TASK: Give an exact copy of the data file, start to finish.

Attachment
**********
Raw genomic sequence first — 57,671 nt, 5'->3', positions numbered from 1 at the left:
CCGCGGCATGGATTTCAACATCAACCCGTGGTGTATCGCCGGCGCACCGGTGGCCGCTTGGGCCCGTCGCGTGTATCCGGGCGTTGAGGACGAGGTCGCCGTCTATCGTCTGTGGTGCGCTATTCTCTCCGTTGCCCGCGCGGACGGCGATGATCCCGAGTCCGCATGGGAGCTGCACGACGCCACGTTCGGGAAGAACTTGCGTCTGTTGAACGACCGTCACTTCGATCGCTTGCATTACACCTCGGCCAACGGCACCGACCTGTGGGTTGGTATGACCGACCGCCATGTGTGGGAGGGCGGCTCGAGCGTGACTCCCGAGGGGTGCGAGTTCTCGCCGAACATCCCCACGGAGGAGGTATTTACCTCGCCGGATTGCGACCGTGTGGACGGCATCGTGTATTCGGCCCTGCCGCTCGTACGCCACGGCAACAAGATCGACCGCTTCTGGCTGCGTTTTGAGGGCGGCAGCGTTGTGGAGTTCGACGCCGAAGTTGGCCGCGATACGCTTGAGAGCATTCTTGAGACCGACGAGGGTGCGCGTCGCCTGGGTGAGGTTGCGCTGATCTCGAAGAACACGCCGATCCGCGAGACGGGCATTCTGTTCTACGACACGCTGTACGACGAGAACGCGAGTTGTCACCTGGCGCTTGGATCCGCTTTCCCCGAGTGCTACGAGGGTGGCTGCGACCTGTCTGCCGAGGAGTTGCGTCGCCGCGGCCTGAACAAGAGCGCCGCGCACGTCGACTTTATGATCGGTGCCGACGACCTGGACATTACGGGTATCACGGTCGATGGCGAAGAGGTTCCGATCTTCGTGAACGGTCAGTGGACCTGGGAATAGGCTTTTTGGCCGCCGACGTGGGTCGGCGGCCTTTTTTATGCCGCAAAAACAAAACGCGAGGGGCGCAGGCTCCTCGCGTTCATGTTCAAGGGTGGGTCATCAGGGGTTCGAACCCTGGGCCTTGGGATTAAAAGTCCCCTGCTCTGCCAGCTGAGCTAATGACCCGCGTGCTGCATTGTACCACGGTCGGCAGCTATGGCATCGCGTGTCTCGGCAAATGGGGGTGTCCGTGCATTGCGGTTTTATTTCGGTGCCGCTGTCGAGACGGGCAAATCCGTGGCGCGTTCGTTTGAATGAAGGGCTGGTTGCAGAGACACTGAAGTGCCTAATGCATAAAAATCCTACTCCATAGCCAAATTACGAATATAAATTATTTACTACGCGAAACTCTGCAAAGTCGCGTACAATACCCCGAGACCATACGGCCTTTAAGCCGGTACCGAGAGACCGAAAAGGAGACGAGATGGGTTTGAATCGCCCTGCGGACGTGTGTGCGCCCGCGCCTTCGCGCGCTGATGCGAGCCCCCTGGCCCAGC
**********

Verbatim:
Raw genomic sequence first — 57,671 nt, 5'->3', positions numbered from 1 at the left:
CCGCGGCATGGATTTCAACATCAACCCGTGGTGTATCGCCGGCGCACCGGTGGCCGCTTGGGCCCGTCGCGTGTATCCGGGCGTTGAGGACGAGGTCGCCGTCTATCGTCTGTGGTGCGCTATTCTCTCCGTTGCCCGCGCGGACGGCGATGATCCCGAGTCCGCATGGGAGCTGCACGACGCCACGTTCGGGAAGAACTTGCGTCTGTTGAACGACCGTCACTTCGATCGCTTGCATTACACCTCGGCCAACGGCACCGACCTGTGGGTTGGTATGACCGACCGCCATGTGTGGGAGGGCGGCTCGAGCGTGACTCCCGAGGGGTGCGAGTTCTCGCCGAACATCCCCACGGAGGAGGTATTTACCTCGCCGGATTGCGACCGTGTGGACGGCATCGTGTATTCGGCCCTGCCGCTCGTACGCCACGGCAACAAGATCGACCGCTTCTGGCTGCGTTTTGAGGGCGGCAGCGTTGTGGAGTTCGACGCCGAAGTTGGCCGCGATACGCTTGAGAGCATTCTTGAGACCGACGAGGGTGCGCGTCGCCTGGGTGAGGTTGCGCTGATCTCGAAGAACACGCCGATCCGCGAGACGGGCATTCTGTTCTACGACACGCTGTACGACGAGAACGCGAGTTGTCACCTGGCGCTTGGATCCGCTTTCCCCGAGTGCTACGAGGGTGGCTGCGACCTGTCTGCCGAGGAGTTGCGTCGCCGCGGCCTGAACAAGAGCGCCGCGCACGTCGACTTTATGATCGGTGCCGACGACCTGGACATTACGGGTATCACGGTCGATGGCGAAGAGGTTCCGATCTTCGTGAACGGTCAGTGGACCTGGGAATAGGCTTTTTGGCCGCCGACGTGGGTCGGCGGCCTTTTTTATGCCGCAAAAACAAAACGCGAGGGGCGCAGGCTCCTCGCGTTCATGTTCAAGGGTGGGTCATCAGGGGTTCGAACCCTGGGCCTTGGGATTAAAAGTCCCCTGCTCTGCCAGCTGAGCTAATGACCCGCGTGCTGCATTGTACCACGGTCGGCAGCTATGGCATCGCGTGTCTCGGCAAATGGGGGTGTCCGTGCATTGCGGTTTTATTTCGGTGCCGCTGTCGAGACGGGCAAATCCGTGGCGCGTTCGTTTGAATGAAGGGCTGGTTGCAGAGACACTGAAGTGCCTAATGCATAAAAATCCTACTCCATAGCCAAATTACGAATATAAATTATTTACTACGCGAAACTCTGCAAAGTCGCGTACAATACCCCGAGACCATACGGCCTTTAAGCCGGTACCGAGAGACCGAAAAGGAGACGAGATGGGTTTGAATCGCCCTGCGGACGTGTGTGCGCCCGCGCCTTCGCGCGCTGATGCGAGCCCCCTGGCCCAGC